Real Estate Watch: To update or not before selling?

Real Estate Watch: To update or not before selling?

I have had a number of calls from sellers asking me if I would recommend that they update their homes or apartments before selling or just leave them as is.  

It’s an excellent question to ask.  

But one has to keep in mind the reasons for renovating or not.  

Are you going to do this because you think you will recoup your investment upon selling, or that it will sell faster, which is a likely possibility or maybe you just want to enjoy the newness of the renovation for a while before considering selling.  

Lastly, maybe retrofitting for an older parent who might be moving in with you or for yourself to make it easier to function so you can stay in place.  

All four reasons have their merit, but you have to choose which one makes the most logical sense for you in your specific situation and timeline.  

If you are going to renovated and update, have you thought of a budgeted amount that you want to position yourself within and not go over.  

I have seen couples and families pick a budget and then they get into the renovation and sometimes go way past the original amount, because they get into the job so much, that they keep adding more and more amenities or extras that they never thought of; but now want them and lose sight of the original amount that they earmarked for the job.  

The more you spend, the longer you may have to wait for the market to increase to get back your investment.  

There are exceptions if you have been in your home for 15-50 years and have a lot of equity and the location has enabled above average appreciation.  

Many purchasers do not have the time and are afraid to go in that direction to renovate, since they are very busy and both husband and wife also may not have the basic skills or necessary knowledge or connections or comfort zone to go through the renovation process.   

So that part of the market may only want a renovated home and will consider paying more, so they will not have to deal with it themselves.  

In those situations, the seller might get back his investment, but it really depends on the timing of when you will be selling.  

The longer you can wait in a sellers market the better you can potentially do when putting your home up for sale and gaining back the renovation costs.  

However, if you are looking to try to sell faster, updating will obviously work, but be careful with the amount you allot.  

Look at your home like a buyer and see which items you would want to do before moving in.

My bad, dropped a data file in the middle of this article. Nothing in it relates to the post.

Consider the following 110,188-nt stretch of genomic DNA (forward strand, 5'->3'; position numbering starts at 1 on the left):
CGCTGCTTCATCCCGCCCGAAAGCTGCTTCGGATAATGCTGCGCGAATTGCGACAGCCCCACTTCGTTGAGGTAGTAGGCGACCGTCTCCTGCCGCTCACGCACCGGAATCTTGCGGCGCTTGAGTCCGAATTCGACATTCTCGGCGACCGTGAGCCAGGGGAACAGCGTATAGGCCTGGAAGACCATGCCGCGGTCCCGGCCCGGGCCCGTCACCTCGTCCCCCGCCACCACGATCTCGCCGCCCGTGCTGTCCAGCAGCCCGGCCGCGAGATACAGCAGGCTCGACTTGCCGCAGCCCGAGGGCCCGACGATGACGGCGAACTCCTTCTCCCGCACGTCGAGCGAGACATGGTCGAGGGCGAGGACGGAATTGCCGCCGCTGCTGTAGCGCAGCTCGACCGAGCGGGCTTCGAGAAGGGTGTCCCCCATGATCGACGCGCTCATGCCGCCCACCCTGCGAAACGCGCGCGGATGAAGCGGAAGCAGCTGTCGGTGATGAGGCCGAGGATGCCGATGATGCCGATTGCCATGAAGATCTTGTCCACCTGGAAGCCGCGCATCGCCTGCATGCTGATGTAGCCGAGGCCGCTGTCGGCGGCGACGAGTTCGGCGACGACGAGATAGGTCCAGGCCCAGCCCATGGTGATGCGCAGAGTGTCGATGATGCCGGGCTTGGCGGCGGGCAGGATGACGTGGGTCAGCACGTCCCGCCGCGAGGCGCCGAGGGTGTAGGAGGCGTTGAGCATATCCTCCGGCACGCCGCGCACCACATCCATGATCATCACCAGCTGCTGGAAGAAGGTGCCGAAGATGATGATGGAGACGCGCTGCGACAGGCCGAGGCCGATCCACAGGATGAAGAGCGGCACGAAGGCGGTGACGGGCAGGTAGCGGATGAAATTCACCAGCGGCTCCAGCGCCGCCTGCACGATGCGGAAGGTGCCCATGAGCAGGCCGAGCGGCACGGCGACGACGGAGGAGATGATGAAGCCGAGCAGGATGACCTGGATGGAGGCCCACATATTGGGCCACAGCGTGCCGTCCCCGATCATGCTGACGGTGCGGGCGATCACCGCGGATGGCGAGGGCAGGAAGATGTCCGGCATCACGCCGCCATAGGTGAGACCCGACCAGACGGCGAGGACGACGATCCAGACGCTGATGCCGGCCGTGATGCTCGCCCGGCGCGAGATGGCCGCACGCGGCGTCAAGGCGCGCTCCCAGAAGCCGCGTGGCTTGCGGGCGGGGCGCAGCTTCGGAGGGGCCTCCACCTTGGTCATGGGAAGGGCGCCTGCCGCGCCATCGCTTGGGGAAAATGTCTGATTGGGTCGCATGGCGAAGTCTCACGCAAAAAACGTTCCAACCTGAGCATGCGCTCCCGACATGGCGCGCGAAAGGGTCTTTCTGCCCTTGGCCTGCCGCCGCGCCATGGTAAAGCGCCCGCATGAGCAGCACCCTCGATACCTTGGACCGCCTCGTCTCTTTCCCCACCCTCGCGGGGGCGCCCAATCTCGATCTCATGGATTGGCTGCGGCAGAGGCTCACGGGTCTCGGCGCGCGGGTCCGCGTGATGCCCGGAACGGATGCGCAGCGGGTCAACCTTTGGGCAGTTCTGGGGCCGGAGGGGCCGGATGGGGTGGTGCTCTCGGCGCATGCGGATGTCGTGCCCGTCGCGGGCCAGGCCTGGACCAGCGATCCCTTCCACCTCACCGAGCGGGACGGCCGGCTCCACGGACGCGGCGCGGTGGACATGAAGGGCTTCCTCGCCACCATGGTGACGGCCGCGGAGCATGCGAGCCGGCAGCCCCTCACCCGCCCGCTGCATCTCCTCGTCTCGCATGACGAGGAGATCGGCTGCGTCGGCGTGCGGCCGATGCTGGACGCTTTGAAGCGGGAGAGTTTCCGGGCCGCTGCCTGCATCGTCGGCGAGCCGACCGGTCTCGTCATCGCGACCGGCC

Do the kitchen or bathrooms, Interior or exterior paint job, sanding the hardwood floors and polyurethane them, landscaping.  

More important, how old is your roof, boiler, hot water heater, electric panel.  The cost of replacing those necessary things might save you money, compared with the potential adjustment in price that buyers might consider.    

If you have a home older than 30 years, you might want to hire a certified home inspector/engineer to let you know in advance all  those deficiencies that you may have, so then you can decide what are the real crucial things to be done prior to selling.  

So you are not selling right now for the foreseeable future.  The kids may or may not still be living with you, but  you would thoroughly enjoy renovating your living space is another answer why some will want to add that fresh look to their domicile.  

Is it possible you may have a parent coming in to live with you?  

Or maybe you just want to stay in place, and not going to a Senior residence and want to set your home up properly to make it much easier to deal with the everyday functions of getting around in your home.

The following are links to provide you a gargantuan amount of information for renovations and their costs as well as pros and cons to doing them:,,408045,00.html

Remember only you can make the final decision as to your budget in relation to what you want done; but also, what are your real reasons for doing the fixing and updating? 

Philip A. Raices is the owner of Turn Key Real Estate in Great Neck. He can be reached by email: [email protected] or by Cell, (516) 647-4289 to answer any of your questions.  

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